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With many people shopping online these days,1 the Internet is an easy target for scam artists. The increase in frauds2 has resulted in legislation regulating companies conducting business online.3

California has a set of laws aimed specifically at Web merchants. Anyone selling (or attempting to sell) to a California citizen through the Web must comply with specific statutes intended to reduce the incidence of fraud. Not only must online merchants adhere to the same laws that a merchant in the real world must follow, but they must also comply with additional requirements. The first is that before any product can be sold, the vendor must state the legal name of the business, the full text of the vendor's return and refund policy and the street address where they conduct business. 4 A post office box may be used if certain other requirements are met. The disclosure may be made either on the website or via email.

If the disclosure is done on the webpage, then it must be in one of four places:

1. The first screen displayed when the site is accessed;
2. The screen where the goods are first offered;
3. The screen where an order is placed for the goods; or
4. The screen where the buyer enters payment.

The required information cannot be smaller or less legible than the offer of goods or services. The merchant must also state a method for the buyer to receive this information by email. The email disclosure must be made within five days of request. Webpages that advertise a toll-free phone number may implicate telemarketing laws depending on the individual state and its laws.

Failure to comply with these requirements can subject a vendor to a misdemeanor conviction in California5 and either six months in jail or a fine up to $1,000. California requires that all websites aimed at California consumers adhere to the requirements. As a result, some attorneys advise that all websites selling goods comply no matter where the vendor is located.6 Another way to avoid the law would be to include a disclaimer on the website stating that no sales will be made to citizens of California.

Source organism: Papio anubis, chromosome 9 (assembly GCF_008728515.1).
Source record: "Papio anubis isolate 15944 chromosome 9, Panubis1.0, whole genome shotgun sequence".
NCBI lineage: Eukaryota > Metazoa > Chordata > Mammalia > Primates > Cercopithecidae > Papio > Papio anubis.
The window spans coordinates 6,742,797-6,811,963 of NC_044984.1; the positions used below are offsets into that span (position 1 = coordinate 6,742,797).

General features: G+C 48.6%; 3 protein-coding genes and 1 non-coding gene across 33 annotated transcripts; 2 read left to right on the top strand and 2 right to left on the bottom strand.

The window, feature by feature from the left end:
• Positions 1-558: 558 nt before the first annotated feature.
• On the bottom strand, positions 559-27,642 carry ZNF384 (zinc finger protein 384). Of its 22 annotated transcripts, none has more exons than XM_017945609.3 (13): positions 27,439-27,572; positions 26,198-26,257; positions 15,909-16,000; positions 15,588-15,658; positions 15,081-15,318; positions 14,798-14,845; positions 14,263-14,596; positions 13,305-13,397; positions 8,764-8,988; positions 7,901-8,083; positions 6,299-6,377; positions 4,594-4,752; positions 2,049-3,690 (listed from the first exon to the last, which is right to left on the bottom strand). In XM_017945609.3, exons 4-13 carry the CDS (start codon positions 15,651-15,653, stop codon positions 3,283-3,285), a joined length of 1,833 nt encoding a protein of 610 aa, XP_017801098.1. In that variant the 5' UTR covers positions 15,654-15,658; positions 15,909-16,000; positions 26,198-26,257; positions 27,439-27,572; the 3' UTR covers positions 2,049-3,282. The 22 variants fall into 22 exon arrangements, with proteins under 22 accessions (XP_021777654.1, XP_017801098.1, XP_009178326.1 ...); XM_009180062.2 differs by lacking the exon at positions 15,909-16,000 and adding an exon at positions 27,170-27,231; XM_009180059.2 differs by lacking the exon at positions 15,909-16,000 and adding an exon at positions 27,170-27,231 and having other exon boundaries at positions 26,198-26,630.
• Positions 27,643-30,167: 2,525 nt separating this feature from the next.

When tangible goods are sold over the Web, California exerts other requirements as well. The Electronic Commerce Act of 19847 demands that businesses make certain disclosures to consumers which include:
1. The name, address and phone number of the webmaster (if different from the vendor of the goods);
2. Any extra charges imposed by use of the Web (rather than another medium for sale); and
3. Procedures for resolving complaints, including the telephone number and address of the Complaint Assistance Unit of the Division of Consumer Services of the Department Consumer Affairs.

Businesses should also consider their policies when it comes to collecting personal information for marketing purposes. Some websites aimed at children have demanded that users fill out an online form including name, email address, postal address and phone number before accessing other areas of the site. The Federal Trade Commission has examined this practice and is in the process of determining whether it violates privacy rights.8 It is considered good “netiquette” for websites that collect such personal information to disclose a policy regarding the circumstances under which the information is used. A Georgia Tech University study found that 70% of Americans refuse to register at Websites due to privacy concerns.9 No laws require private companies to have privacy policies,10 nor adhere to them if they do, but it is an important customer concern.

Businesses also do well to consider the usefulness of databases prior to adding them to a website. Online databases are occasionally used for purposes other than those intended. One such instance arose when “spammers”11 began to harvest email addresses from DejaNews, a searchable online database of USENET postings. Another insidious example is the reverse phone number database that Yahoo! installed which allowed one to input a phone number and find out the name of the person at the number. This feature was being misused for negative purposes. Consumer complaints resulted in the removal of this feature from the Yahoo! website.12

1 See Cyberscope, Newsweek, January 12, 1998 at 8 (stating that in 1997, online sales topped $1 billion).

2 The National Consumer League claims that Internet fraud has risen by 300%. Seehttp://www.fraud.org/ifw.htm.

3 Some applicable laws and regulations not discussed here may be found at the Software Publishers Association site: http://www.spa.org.

4 Cal. Bus. & Prof. Code 17538.

5 See discussion of jurisdictional issues, infra..

6 California Consumer Protection Law Extend to Internet Vendors, Cooley Godward LLP, September 10, 1997.

7 Cal. Civ. Code 1789 et seq.

8 Seehttp://tap.epn.org/cme/pr970610.html.

9 Matthew Weinstock, Psssst... Want the Dope On What Turns Off Consumers?, Financial Service ONLINE, November, 1997, at 45.

10 While government Websites are required to display Privacy Act statements, OMB Watch claims that only 17% of such sites actually do carry adequate statements.

11 Companies using unsolicited email to market products and services.

12 Yahoo! never disabled the software though. At least two Websites other then Yahoo! have software that allows surfers to use the Yahoo! database to search by phone number.

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2000 Timothy J. Walton
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